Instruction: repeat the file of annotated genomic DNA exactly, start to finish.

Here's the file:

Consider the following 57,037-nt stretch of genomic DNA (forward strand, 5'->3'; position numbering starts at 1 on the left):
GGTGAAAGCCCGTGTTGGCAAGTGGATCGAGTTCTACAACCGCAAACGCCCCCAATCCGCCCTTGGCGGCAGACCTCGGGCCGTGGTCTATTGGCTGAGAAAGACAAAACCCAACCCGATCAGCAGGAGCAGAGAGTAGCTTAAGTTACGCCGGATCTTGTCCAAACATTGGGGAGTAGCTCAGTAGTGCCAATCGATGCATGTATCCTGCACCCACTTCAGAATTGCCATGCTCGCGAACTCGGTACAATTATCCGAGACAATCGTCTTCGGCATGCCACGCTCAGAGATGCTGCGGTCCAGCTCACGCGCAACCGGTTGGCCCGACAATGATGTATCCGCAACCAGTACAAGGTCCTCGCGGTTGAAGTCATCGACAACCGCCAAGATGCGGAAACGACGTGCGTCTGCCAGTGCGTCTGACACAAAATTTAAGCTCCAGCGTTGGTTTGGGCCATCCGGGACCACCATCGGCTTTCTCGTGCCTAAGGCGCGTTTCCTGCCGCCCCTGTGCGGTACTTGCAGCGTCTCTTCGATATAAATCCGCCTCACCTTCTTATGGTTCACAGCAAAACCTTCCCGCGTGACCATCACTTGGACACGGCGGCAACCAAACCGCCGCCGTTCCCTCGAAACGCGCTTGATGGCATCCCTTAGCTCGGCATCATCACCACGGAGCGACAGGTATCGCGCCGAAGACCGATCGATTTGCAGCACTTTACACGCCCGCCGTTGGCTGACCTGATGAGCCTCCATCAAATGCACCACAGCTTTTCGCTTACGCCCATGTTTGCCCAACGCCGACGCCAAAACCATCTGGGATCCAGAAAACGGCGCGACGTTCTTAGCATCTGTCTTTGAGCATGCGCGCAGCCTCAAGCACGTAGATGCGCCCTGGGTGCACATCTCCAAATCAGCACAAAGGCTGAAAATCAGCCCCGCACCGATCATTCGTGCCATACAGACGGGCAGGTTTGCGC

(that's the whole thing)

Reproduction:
Consider the following 57,037-nt stretch of genomic DNA (forward strand, 5'->3'; position numbering starts at 1 on the left):
GGTGAAAGCCCGTGTTGGCAAGTGGATCGAGTTCTACAACCGCAAACGCCCCCAATCCGCCCTTGGCGGCAGACCTCGGGCCGTGGTCTATTGGCTGAGAAAGACAAAACCCAACCCGATCAGCAGGAGCAGAGAGTAGCTTAAGTTACGCCGGATCTTGTCCAAACATTGGGGAGTAGCTCAGTAGTGCCAATCGATGCATGTATCCTGCACCCACTTCAGAATTGCCATGCTCGCGAACTCGGTACAATTATCCGAGACAATCGTCTTCGGCATGCCACGCTCAGAGATGCTGCGGTCCAGCTCACGCGCAACCGGTTGGCCCGACAATGATGTATCCGCAACCAGTACAAGGTCCTCGCGGTTGAAGTCATCGACAACCGCCAAGATGCGGAAACGACGTGCGTCTGCCAGTGCGTCTGACACAAAATTTAAGCTCCAGCGTTGGTTTGGGCCATCCGGGACCACCATCGGCTTTCTCGTGCCTAAGGCGCGTTTCCTGCCGCCCCTGTGCGGTACTTGCAGCGTCTCTTCGATATAAATCCGCCTCACCTTCTTATGGTTCACAGCAAAACCTTCCCGCGTGACCATCACTTGGACACGGCGGCAACCAAACCGCCGCCGTTCCCTCGAAACGCGCTTGATGGCATCCCTTAGCTCGGCATCATCACCACGGAGCGACAGGTATCGCGCCGAAGACCGATCGATTTGCAGCACTTTACACGCCCGCCGTTGGCTGACCTGATGAGCCTCCATCAAATGCACCACAGCTTTTCGCTTACGCCCATGTTTGCCCAACGCCGACGCCAAAACCATCTGGGATCCAGAAAACGGCGCGACGTTCTTAGCATCTGTCTTTGAGCATGCGCGCAGCCTCAAGCACGTAGATGCGCCCTGGGTGCACATCTCCAAATCAGCACAAAGGCTGAAAATCAGCCCCGCACCGATCATTCGTGCCATACAGACGGGCAGGTTTGCGC